An employer is required to provide safety-related work practices and training to you as part of your job. They must teach you to be self-aware of the hazards and actions you take. They should also instill in you a sense of self-discipline. Your employer must also train you to perform the tasks, recognize the hazards, to understand the potential injury from those hazards and how to protect yourself from those hazards. You are responsible for implementing each of these into your work. Many of these are synonymous with common sense. Your employer may train you, audit you, and retrain you. No matter what is taught to you, it is you who will make decisions and take actions that either injure you or not. Only you can determine if you are truly qualified to perform a task on a piece of equipment. The following scenario is a typical thought process that you should have when assigned a task.

Consider that you are handed an energized electrical work permit (EEWP) to perform a task. The EEWP is filled out and signed by everyone but you. Do you accept that it is justified for you to be put at risk of injury? If it is not justifiable work do you speak up? Is your potential injury worth it? Those signing may agree that it can be done safely. Do you feel that it is not as safe as they believe? Maybe some of the steps to safely perform the task are missing. Do you point them out? Is a potential 2nd degree burn something you would rather live without? Are there some other controls that could be implemented which would significantly reduce the hazard or risk to you? These should be implemented and the permit modified. Maybe you know of a way for the work to be done in an electrically safe work condition. If you will not sign the EEWP for legitimate reasons the work should not be conducted. You should not feel forced to put yourself at unnecessary risk.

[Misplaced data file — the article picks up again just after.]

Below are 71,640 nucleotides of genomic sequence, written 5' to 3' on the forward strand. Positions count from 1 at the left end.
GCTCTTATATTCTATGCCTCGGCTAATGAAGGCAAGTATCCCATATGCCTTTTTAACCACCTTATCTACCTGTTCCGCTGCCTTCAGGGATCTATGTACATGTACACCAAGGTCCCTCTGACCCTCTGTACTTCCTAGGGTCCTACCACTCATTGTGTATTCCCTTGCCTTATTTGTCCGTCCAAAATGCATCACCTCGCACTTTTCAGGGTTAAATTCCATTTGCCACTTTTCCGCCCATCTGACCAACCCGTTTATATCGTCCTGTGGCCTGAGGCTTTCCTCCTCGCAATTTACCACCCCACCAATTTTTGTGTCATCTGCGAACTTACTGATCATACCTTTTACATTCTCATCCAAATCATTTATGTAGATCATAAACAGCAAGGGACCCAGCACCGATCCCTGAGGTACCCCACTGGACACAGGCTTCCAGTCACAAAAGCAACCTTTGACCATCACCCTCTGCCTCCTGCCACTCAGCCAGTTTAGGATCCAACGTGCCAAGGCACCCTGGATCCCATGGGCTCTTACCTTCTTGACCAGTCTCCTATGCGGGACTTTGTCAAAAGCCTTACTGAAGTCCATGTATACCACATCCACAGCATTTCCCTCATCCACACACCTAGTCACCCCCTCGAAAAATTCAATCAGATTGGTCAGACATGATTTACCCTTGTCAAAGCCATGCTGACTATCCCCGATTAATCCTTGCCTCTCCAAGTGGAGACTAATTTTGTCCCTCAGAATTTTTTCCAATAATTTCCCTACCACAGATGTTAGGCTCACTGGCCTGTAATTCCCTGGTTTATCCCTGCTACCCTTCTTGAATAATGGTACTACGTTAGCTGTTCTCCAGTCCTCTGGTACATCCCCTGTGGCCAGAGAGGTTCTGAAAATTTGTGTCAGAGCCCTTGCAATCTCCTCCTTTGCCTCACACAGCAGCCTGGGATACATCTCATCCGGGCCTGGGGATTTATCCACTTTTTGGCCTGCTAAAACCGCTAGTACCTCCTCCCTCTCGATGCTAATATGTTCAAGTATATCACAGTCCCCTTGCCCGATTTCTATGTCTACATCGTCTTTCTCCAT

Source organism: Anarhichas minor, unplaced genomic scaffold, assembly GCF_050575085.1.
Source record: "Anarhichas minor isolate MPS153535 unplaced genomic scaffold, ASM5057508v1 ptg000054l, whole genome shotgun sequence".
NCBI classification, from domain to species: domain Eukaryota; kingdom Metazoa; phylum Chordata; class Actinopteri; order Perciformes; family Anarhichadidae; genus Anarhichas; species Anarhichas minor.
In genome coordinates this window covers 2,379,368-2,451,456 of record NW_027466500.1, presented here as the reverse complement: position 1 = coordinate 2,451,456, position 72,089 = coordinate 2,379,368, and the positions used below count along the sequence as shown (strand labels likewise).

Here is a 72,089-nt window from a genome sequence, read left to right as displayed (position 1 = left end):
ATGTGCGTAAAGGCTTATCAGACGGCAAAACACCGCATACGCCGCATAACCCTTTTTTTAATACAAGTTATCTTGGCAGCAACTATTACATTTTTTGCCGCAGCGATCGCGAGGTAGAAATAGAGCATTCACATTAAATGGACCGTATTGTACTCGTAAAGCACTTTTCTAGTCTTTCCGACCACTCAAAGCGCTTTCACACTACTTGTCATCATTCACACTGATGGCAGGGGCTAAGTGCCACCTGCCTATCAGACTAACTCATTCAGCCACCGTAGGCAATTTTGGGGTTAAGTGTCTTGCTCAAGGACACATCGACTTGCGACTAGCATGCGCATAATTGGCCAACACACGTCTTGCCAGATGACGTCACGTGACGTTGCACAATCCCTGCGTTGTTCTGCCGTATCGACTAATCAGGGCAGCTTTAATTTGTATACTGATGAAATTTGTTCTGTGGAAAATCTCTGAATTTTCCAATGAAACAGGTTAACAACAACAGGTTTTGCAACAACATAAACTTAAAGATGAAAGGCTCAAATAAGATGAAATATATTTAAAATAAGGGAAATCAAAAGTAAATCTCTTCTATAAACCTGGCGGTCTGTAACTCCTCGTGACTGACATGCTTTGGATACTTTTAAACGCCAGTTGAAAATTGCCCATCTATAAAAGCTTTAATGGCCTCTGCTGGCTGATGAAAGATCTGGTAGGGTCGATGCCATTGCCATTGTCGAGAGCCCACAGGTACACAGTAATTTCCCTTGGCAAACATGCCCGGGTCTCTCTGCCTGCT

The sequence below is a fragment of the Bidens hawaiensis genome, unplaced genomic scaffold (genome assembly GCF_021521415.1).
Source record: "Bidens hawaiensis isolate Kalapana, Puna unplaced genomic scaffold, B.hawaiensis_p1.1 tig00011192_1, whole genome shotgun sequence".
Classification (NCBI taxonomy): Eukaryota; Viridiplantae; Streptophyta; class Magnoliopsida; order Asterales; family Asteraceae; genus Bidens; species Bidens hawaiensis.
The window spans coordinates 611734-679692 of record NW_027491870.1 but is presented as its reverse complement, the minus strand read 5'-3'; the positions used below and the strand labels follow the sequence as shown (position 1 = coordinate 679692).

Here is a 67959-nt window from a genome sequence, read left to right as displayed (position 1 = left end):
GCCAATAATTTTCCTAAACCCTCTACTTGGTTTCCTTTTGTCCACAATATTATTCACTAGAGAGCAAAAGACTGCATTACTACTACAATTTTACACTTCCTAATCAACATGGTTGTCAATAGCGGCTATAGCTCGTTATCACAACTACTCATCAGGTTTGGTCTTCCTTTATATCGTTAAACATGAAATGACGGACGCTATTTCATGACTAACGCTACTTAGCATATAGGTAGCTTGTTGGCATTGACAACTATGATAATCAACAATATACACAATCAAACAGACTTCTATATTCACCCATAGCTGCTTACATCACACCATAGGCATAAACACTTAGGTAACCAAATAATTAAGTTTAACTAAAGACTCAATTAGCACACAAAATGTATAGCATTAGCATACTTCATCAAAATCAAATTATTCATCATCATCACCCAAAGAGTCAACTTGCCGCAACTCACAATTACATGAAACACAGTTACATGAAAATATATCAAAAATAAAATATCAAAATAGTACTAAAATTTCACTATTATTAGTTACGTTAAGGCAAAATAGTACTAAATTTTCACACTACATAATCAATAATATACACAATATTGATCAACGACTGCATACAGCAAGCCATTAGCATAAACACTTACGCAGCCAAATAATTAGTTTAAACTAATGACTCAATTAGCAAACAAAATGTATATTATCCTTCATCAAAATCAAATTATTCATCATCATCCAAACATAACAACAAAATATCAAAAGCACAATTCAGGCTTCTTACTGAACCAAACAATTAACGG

Everyone, including you, finally agrees that the energized work is justified and can be conducted safely. Hopefully you aware that a job briefing is required before the task is conducted. This must cover many things. A sample checklist is provided in NFPA 70E. If a briefing is not held you should not begin the task. You now have another opportunity to address any concerns you have about the task and your safety. You should discuss the work procedure so that it is fully understood before beginning the task. What happens when you realize that you are not qualified to open the gear or perform the task? You are the only one who knows whether or not you are truly qualified to perform that task on the specific piece of equipment. A more appropriate person should be assigned to do the task. This is not about saving face. It is about putting yourself in a situation that you are ill equipped to handle. You should not attempt something you are not qualified to do.